A smart contract, or crypto contract, is a self-executing digital contract that resides on the blockchain. The contract is converted to a piece of code, and the terms are automatically executed once the defined conditions are met and verified by the network.
It sounds more complicated than it actually is. Imagine an inventor who needs to find backers for a new product he wants to bring to market, but he doesn’t have a way to promote his invention or collect money from interested investors. He goes through a platform such as Kickstarter and sets up a campaign for $100,000. In exchange for a cut of the cash, Kickstarter promotes the campaign, collects and holds the money, and if the goal is reached, pays it to the inventor. If it isn’t met, it refunds the money to the backers.
The role of Kickstarter could easily be replaced by a smart contract with the same conditions.
There are four main advantages to smart contracts:
- They are distributed, which means that the outcome of the contract is verified by and visible to everyone on the network. Smart contracts are virtually tamper-proof.
- They are immutable, meaning that once created, they cannot be changed.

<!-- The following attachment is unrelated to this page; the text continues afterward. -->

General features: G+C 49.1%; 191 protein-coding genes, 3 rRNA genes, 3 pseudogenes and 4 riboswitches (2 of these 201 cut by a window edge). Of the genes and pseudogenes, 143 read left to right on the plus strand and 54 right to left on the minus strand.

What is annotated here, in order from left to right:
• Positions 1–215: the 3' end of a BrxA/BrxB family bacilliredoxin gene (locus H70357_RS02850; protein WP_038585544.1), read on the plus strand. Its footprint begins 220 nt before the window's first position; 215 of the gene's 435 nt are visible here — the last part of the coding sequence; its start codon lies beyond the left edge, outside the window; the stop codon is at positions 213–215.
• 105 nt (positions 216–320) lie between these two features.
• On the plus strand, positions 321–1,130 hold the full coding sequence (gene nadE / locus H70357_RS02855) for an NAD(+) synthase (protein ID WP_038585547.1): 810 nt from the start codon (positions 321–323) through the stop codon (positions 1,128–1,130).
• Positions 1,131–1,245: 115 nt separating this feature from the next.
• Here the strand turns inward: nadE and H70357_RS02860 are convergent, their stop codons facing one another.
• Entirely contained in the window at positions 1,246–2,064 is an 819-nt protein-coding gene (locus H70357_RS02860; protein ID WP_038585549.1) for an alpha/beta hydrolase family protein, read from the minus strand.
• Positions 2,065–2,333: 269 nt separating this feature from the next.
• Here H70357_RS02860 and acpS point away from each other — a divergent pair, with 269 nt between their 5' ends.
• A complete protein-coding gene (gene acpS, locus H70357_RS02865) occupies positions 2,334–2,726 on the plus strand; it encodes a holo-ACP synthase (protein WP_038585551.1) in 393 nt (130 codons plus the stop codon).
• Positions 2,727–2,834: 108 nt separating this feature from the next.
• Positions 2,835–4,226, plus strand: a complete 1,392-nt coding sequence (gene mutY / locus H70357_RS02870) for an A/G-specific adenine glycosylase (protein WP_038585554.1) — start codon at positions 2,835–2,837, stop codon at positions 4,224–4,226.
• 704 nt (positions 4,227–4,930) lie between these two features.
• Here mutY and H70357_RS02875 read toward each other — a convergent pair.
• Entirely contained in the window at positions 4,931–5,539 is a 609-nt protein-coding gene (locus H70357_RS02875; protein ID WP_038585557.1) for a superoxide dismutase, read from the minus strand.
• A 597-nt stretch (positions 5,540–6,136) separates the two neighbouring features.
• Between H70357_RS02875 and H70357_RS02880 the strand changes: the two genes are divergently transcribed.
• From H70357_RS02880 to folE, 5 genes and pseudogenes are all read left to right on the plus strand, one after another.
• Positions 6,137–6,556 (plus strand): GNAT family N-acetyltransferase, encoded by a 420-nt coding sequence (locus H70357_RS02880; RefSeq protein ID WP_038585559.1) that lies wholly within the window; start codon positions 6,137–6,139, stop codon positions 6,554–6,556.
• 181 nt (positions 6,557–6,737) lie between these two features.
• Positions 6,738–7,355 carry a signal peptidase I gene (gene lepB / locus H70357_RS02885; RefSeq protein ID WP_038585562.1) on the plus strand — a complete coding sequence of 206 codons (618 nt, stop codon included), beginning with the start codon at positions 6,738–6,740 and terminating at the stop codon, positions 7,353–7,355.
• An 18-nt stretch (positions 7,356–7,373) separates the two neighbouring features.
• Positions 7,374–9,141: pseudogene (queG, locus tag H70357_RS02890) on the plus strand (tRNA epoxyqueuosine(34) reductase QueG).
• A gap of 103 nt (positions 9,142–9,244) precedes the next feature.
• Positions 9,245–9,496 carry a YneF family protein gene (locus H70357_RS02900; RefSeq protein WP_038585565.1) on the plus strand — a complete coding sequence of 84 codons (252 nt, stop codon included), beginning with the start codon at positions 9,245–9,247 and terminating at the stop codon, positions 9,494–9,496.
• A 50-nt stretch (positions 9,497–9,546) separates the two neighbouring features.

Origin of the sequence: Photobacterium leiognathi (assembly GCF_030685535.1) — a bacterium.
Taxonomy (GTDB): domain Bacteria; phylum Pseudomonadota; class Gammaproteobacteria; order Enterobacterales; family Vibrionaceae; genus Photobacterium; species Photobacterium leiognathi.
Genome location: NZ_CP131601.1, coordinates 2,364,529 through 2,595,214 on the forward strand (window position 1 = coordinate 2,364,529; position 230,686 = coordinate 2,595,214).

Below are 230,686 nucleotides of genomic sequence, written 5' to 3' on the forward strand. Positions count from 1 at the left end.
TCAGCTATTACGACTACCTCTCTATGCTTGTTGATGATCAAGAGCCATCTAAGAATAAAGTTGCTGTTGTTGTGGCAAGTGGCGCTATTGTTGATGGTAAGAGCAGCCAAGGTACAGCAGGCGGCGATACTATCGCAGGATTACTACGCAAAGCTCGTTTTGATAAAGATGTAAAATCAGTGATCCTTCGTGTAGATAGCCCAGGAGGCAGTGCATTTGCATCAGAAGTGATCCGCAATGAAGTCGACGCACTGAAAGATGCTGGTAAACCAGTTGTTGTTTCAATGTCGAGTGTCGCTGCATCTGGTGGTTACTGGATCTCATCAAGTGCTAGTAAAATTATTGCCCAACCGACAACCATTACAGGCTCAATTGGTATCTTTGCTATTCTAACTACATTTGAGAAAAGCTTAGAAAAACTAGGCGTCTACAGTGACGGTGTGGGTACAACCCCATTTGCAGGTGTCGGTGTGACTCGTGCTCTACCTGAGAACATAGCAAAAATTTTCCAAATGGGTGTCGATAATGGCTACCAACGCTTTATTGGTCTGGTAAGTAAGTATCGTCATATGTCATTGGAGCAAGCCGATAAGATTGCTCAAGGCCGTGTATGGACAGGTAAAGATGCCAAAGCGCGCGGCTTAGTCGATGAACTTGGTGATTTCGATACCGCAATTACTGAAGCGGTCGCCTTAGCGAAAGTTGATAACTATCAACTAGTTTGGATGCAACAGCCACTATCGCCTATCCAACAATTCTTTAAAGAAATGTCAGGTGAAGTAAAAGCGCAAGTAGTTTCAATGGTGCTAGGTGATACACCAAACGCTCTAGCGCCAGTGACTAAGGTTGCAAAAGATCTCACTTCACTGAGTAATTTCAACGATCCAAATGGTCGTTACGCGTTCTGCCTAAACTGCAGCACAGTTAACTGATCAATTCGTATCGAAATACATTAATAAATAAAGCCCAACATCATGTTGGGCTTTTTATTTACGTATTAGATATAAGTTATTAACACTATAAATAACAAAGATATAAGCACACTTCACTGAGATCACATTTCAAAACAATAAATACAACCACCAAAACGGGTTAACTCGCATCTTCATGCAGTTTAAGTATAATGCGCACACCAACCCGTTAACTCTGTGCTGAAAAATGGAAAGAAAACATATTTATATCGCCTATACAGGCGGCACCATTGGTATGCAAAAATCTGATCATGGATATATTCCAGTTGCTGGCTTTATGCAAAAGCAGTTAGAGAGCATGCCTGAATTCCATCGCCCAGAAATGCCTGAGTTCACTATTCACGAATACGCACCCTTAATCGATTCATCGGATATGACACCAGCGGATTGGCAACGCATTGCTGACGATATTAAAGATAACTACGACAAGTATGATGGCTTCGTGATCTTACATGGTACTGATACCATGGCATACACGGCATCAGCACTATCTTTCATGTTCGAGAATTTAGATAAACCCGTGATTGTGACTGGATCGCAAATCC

- They save money by removing the need for a third-party intermediary, such as Kickstarter in the example above.
- They are virtually unlimited in what they can do, as long as you can find a programmer to write the code to execute it.
A few blockchains currently support smart contracts, but Ethereum is the most well-known. In fact, Ethereum was developed exactly for the purpose of supporting smart contracts. Bitcoin also processes Bitcoin smart contract transactions but has less flexibility outside that. NXT is a public blockchain that has a limited selection of smart contract templates, but you cannot program your own if you don’t see what you want.
ICOs are another common use for smart contracts on Ethereum’s network. ICOs are related to IPOs, except that where IPOs are centralized and investment bank-driven, ICOs are decentralized and crowd-driven.